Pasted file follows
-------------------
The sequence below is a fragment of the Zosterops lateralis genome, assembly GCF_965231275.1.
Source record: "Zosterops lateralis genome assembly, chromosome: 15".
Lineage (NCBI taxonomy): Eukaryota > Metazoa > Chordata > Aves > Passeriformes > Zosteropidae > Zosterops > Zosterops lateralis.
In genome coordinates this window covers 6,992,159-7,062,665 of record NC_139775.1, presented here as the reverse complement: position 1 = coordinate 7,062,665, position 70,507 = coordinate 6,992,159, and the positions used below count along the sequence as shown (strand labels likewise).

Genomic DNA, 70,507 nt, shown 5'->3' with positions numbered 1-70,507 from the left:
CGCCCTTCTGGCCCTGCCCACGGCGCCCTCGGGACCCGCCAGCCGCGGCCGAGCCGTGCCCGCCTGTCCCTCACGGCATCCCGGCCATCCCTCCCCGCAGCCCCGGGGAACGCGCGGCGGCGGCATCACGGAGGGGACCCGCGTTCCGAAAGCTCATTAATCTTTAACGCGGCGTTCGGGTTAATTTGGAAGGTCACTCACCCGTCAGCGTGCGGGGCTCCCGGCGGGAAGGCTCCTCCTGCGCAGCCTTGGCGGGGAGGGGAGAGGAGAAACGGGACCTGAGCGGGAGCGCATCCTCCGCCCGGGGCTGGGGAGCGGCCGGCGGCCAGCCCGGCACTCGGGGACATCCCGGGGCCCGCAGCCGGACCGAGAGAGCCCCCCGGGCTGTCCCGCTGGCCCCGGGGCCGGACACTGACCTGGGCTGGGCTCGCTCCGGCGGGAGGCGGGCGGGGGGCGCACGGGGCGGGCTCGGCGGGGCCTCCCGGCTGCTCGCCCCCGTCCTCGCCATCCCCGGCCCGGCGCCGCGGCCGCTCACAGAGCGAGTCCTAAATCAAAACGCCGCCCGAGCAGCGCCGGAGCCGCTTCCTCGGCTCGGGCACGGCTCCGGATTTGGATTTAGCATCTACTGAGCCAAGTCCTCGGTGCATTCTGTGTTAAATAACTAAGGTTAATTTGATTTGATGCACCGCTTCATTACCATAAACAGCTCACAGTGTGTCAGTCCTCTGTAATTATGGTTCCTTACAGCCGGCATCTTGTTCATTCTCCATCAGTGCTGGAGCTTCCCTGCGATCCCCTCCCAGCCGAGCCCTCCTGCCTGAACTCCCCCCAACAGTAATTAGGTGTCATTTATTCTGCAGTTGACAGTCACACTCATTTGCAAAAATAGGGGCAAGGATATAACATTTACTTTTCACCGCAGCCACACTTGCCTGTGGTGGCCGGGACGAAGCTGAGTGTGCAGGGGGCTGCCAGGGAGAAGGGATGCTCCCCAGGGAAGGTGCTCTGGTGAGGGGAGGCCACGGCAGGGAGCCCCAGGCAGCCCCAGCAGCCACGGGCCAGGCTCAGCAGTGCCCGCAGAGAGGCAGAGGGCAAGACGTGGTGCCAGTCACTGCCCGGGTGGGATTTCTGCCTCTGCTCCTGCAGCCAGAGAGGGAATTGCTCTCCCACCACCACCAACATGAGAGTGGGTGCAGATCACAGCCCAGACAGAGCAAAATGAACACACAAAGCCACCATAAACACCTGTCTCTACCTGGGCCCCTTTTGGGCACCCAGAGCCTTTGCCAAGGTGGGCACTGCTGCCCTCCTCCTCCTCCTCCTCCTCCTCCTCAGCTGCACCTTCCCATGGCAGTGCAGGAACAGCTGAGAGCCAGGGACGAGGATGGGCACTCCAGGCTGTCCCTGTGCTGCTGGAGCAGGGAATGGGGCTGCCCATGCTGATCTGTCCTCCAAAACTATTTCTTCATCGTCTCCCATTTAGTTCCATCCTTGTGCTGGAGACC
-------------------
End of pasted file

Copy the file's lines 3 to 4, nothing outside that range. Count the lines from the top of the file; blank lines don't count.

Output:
Lineage (NCBI taxonomy): Eukaryota > Metazoa > Chordata > Aves > Passeriformes > Zosteropidae > Zosterops > Zosterops lateralis.
In genome coordinates this window covers 6,992,159-7,062,665 of record NC_139775.1, presented here as the reverse complement: position 1 = coordinate 7,062,665, position 70,507 = coordinate 6,992,159, and the positions used below count along the sequence as shown (strand labels likewise).